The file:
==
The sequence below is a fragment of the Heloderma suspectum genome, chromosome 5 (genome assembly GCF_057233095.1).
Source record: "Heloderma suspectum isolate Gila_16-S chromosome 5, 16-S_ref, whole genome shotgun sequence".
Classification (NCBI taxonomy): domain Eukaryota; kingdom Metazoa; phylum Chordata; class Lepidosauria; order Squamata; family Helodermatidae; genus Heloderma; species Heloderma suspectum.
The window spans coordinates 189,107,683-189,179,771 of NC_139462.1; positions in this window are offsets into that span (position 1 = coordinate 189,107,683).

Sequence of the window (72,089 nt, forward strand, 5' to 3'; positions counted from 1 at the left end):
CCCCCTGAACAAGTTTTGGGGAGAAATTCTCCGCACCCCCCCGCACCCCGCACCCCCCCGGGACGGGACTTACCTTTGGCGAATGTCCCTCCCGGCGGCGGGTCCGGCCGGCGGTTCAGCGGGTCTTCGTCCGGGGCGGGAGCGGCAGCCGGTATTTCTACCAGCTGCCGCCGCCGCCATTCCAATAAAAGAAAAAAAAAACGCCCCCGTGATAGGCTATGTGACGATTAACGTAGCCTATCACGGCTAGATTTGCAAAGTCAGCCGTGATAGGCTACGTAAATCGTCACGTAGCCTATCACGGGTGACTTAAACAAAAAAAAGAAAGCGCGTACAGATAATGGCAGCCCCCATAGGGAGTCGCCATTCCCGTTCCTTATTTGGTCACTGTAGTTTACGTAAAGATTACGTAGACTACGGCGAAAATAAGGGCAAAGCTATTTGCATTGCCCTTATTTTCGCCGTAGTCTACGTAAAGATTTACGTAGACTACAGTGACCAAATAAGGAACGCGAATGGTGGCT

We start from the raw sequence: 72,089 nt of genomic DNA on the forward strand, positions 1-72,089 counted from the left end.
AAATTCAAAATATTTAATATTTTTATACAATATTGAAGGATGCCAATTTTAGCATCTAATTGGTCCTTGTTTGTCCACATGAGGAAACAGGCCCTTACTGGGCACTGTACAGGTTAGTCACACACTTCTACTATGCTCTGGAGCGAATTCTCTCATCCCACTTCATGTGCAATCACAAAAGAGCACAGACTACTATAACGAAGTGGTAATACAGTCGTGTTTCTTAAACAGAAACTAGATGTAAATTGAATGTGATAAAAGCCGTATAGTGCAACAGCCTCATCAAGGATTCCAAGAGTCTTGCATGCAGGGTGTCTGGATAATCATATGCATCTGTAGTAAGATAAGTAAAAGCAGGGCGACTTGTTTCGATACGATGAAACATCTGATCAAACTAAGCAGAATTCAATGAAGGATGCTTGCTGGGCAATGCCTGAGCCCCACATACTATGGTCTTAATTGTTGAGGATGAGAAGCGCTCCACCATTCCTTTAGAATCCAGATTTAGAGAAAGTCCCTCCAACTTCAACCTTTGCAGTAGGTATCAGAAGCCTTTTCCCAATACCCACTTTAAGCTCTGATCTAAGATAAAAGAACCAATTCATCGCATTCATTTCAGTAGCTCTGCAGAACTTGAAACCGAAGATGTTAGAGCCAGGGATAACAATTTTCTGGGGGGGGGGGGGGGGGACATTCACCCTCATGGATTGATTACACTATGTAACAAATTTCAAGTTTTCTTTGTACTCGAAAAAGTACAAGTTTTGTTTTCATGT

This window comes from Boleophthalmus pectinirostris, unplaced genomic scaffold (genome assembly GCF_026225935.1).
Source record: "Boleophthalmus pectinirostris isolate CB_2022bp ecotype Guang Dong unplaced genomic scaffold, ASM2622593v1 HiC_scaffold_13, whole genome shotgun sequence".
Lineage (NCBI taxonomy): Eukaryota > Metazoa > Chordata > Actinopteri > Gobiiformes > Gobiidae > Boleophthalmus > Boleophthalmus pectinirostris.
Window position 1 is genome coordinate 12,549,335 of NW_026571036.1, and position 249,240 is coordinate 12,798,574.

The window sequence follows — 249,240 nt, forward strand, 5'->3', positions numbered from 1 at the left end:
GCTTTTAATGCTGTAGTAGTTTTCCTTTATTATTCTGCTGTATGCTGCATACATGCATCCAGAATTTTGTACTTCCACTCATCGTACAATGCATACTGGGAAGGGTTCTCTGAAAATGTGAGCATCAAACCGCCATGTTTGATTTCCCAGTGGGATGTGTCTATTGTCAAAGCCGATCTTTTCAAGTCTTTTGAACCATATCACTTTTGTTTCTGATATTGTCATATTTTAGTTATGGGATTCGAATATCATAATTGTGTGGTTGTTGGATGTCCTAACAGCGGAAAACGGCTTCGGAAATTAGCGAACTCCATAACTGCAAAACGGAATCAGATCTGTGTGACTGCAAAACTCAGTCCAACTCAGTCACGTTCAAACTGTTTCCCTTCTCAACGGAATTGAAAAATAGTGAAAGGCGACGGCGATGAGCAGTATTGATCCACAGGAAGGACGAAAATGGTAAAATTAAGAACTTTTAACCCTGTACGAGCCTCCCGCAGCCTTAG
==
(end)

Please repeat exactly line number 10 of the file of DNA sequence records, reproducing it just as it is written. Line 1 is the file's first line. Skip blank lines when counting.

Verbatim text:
Source record: "Boleophthalmus pectinirostris isolate CB_2022bp ecotype Guang Dong unplaced genomic scaffold, ASM2622593v1 HiC_scaffold_13, whole genome shotgun sequence".